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Watercooling Am I The Only One To Be Thinking Along These Lines

I spent £550 total on my watercooling and case (this includes a 10% discount voucher) and at first, it was all very fun. I was running my CPU at 3.6ghz at the time on air, so I dreamt of large clocks and large benchmark scores. The first thing I noticed was what an absolute stress it was to set a loop up. The number of times I had to take it apart to reseat CPU blocks, fix a leak with my rad, change this and that was a nightmare, took me about 3 days to get it working.

After that, I was pleased with temps. Idling at room ambients (as accurate as a low TJmax can be!) and loading at ~40c. So, with my golden VID chip (1.25v!), I went in quest of 4.0ghz! After days of toiling with voltages, multipliers and termination percentages I found my chip has a natural boundary of 3.7ghz. The law of diminishing returns kicked in pretty hard and I was left at only 100mhz more. I didn't think much of that obviously, but at least I had my low temps right?

Well, yes, I had my low temps, but so what? My chip had nearly hit it's natural limit on air, as most modern CPU's will do nowadays given the tiny die fabrication processes (65nm, 45nm and perhaps 32nm?) and voltages. For a Netburst architecture running anywhere between a 1.7v - 2.0v vcore, cooling was a major issue, but it's just not a problem anymore with such small dies. Sure, you'll squeeze a little extra out, but really, is it worth the initial expenditure? Also, the low temps are great, but it doesn't mean it's giving off less heat, it simply means that the heat is being transfered more efficiently to your surrounding, IE: your room! Graphics card isn't even worth mentioning, you hit the natural core and memory clock long before temperatures are a limiting factor. Sure, you can volt mod and I have done myself. A good aftermarket cooler will handle it fine. Anyway, the part that heats up the most whilst over volting is the VRM's which even with a full cover block, aren't watercooled!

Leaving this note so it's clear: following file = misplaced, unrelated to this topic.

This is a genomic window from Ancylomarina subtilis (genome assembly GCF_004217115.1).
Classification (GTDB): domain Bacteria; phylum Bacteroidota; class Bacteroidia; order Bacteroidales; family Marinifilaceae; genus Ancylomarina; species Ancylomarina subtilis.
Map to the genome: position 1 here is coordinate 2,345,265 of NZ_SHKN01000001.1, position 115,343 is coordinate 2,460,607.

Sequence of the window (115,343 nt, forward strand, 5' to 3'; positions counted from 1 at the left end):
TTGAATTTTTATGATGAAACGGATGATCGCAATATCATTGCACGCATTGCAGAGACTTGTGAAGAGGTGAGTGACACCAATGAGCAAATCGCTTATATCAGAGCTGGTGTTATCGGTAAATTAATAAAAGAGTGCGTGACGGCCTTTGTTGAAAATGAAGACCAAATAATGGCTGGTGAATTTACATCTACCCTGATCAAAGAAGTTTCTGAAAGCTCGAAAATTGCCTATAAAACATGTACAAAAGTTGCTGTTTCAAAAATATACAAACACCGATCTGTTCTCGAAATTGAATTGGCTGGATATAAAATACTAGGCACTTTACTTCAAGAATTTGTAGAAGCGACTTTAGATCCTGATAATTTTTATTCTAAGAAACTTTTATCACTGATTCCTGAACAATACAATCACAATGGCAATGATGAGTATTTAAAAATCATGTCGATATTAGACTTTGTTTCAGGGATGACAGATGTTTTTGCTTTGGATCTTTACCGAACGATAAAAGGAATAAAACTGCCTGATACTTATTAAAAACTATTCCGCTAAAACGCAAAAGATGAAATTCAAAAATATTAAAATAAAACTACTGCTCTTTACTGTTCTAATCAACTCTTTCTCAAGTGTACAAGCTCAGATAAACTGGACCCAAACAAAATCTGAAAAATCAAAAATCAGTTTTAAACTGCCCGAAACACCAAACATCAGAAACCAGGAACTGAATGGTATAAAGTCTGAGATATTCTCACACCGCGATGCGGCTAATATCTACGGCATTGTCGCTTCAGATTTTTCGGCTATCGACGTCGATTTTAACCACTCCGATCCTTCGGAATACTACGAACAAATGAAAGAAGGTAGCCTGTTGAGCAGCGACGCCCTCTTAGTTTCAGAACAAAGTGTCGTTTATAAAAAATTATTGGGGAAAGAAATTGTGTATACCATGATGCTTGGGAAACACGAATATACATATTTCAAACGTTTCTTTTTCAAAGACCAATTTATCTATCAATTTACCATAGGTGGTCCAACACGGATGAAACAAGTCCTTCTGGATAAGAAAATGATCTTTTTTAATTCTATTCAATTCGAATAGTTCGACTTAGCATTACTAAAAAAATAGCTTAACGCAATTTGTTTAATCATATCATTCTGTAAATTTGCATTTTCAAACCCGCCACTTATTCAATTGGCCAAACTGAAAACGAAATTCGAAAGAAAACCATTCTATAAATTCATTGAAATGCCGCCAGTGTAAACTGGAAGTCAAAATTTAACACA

Lastly, looks and sound. Now, I must admit it was pretty to look at, especially compared to the "disgusting black box" I have at the moment (to quote my girlfriend). But, watercooling is something that appeals to people passionate about computing and the pursuit of performance. However, never, ever underestimate the complete and utter chore that is draining, taking apart, refitting and refilling a loop upon upgrading a new part (as fanatics will do regularly!). Also, factor in the cost of buying new waterblocks (especially for GPU's) and also new liquid (unless you are cheap enough to save what is drained in a bucket and re-use that). Soon you're pushing £40 - £50 on top of your original upgrade expenditure! To put it simply, upgrading is a nightmare unless you have lots of time on your hands. Don't also be fooled by thinking it's any quieter, even with a greater fin width radiator such as the Thermochill P120.3, you're still looking at 3 fans on it and then case fans on top. Obviously, if you want performance, you will be putting higher RMP fans on in a push/pull config. My current PC is just as quiet, with slightly less fans total.

So, in all, my experience is a rather negative one. I simply found the whole process expensive, time consuming and on the whole a waste of money. It was a challenge and a fun one, but going at it with the perspective of performance is a false economy. A combination of more efficient air cooling and smaller dies means the gap between air and water is a lot smaller.

If you want my opinion, invest in a nice case and a high end air cooler. You will have more money left over for upgrades that reap tangible benefit.


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Overclock.net › Member Blogs › Watercooling Am I The Only One To Be Thinking Along These Lines